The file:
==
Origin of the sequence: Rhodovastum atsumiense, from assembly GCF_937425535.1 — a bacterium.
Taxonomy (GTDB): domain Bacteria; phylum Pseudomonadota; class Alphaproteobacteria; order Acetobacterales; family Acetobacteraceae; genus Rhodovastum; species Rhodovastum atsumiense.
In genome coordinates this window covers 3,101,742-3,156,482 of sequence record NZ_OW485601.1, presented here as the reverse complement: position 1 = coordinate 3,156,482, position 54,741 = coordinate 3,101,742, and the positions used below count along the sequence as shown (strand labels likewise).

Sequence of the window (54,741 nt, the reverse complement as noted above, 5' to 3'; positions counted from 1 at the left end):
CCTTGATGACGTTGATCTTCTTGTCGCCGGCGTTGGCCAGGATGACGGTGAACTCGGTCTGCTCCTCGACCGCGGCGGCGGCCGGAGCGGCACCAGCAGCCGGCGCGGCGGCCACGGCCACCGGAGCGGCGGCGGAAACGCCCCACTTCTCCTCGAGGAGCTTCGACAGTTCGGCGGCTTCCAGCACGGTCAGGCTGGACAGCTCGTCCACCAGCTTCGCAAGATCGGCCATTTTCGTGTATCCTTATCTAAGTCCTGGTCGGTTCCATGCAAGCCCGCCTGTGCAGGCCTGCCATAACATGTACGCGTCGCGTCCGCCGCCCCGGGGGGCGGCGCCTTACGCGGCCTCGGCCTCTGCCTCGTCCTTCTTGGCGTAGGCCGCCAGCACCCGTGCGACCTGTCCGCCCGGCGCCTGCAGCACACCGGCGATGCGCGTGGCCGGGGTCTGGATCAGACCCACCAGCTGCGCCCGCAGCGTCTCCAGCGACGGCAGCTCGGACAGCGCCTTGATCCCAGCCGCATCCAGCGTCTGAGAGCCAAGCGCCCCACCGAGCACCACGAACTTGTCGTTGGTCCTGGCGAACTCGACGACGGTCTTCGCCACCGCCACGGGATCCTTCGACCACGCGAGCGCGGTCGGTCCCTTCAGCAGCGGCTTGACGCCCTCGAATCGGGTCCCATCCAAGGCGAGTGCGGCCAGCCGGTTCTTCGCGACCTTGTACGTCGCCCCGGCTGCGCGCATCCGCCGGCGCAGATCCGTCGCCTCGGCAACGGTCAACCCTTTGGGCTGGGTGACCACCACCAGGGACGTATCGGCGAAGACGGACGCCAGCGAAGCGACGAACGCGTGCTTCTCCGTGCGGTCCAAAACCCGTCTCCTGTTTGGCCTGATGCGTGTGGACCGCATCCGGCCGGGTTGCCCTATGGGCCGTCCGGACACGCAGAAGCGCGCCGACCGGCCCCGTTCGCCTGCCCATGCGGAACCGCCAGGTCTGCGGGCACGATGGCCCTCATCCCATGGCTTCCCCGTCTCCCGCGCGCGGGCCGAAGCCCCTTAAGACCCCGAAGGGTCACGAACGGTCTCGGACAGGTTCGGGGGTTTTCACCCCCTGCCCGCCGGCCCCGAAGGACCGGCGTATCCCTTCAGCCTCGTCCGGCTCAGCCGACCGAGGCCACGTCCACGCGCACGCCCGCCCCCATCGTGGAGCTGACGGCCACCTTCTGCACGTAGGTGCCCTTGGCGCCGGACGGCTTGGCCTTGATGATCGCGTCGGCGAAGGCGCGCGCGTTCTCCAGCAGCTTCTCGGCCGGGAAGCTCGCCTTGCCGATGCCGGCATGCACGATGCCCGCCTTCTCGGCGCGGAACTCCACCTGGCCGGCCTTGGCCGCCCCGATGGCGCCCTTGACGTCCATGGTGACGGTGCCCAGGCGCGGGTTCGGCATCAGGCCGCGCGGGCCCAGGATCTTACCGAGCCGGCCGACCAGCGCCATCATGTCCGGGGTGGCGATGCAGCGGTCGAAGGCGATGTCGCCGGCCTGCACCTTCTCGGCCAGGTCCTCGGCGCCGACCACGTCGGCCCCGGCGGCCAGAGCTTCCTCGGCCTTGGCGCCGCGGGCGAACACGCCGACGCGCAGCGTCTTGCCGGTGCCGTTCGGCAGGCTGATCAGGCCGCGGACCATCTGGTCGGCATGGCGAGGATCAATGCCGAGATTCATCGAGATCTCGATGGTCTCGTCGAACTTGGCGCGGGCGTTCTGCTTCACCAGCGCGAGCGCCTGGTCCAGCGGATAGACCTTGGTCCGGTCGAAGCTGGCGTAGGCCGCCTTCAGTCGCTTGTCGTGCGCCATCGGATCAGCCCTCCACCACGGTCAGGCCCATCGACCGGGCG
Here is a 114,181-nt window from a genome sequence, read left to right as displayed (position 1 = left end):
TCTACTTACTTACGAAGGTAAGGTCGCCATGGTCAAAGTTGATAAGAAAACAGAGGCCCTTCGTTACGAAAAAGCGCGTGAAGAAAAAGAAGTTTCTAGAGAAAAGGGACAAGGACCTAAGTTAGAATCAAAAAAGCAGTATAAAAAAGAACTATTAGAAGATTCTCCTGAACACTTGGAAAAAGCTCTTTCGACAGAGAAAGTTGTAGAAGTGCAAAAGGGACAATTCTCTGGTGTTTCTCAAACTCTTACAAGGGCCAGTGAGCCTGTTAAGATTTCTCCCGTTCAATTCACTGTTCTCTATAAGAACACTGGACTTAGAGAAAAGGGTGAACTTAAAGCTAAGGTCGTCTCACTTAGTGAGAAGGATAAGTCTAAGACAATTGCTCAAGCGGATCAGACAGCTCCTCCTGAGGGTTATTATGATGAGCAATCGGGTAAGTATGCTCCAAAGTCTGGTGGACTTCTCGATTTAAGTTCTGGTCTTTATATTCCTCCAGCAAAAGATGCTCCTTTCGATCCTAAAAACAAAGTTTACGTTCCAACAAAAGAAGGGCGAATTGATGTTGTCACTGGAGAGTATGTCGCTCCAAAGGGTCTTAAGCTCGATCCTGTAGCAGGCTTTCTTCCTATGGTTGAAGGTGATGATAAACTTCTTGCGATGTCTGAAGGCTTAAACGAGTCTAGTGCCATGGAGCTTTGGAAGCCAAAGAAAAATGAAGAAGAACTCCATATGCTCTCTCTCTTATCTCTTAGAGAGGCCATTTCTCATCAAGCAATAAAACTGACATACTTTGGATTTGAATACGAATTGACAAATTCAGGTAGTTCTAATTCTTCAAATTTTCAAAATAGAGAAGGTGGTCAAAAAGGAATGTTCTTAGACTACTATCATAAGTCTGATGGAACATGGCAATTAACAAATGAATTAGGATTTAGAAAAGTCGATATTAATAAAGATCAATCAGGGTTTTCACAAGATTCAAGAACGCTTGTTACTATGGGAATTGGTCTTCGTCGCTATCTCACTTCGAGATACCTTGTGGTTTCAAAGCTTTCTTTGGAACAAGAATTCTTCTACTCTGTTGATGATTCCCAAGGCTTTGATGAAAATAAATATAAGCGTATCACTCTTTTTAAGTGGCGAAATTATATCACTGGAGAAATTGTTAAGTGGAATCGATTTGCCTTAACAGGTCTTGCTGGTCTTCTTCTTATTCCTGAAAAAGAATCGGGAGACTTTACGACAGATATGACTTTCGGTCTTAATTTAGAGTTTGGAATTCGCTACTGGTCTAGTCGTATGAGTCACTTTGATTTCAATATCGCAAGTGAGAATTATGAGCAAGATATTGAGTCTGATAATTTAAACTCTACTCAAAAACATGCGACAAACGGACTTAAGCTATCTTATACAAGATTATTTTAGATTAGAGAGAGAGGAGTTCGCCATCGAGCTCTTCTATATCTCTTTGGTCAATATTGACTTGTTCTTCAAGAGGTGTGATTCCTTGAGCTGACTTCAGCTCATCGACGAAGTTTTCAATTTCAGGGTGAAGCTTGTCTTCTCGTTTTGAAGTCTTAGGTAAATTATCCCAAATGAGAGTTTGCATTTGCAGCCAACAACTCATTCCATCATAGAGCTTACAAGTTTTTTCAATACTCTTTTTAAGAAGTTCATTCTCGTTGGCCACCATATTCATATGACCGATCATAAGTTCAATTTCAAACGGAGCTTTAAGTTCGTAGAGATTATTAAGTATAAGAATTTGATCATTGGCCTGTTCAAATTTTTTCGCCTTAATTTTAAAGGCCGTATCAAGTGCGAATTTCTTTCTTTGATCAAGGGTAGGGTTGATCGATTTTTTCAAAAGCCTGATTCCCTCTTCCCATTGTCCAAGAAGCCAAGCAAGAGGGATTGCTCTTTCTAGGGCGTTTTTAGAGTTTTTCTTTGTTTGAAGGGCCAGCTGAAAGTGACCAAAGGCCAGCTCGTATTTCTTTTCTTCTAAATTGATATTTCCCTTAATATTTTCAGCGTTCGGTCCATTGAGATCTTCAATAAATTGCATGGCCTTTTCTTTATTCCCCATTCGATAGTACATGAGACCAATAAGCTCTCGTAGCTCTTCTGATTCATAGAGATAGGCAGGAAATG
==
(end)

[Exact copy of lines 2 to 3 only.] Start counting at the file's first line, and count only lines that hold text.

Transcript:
Taxonomy (GTDB): domain Bacteria; phylum Pseudomonadota; class Alphaproteobacteria; order Acetobacterales; family Acetobacteraceae; genus Rhodovastum; species Rhodovastum atsumiense.
In genome coordinates this window covers 3,101,742-3,156,482 of sequence record NZ_OW485601.1, presented here as the reverse complement: position 1 = coordinate 3,156,482, position 54,741 = coordinate 3,101,742, and the positions used below count along the sequence as shown (strand labels likewise).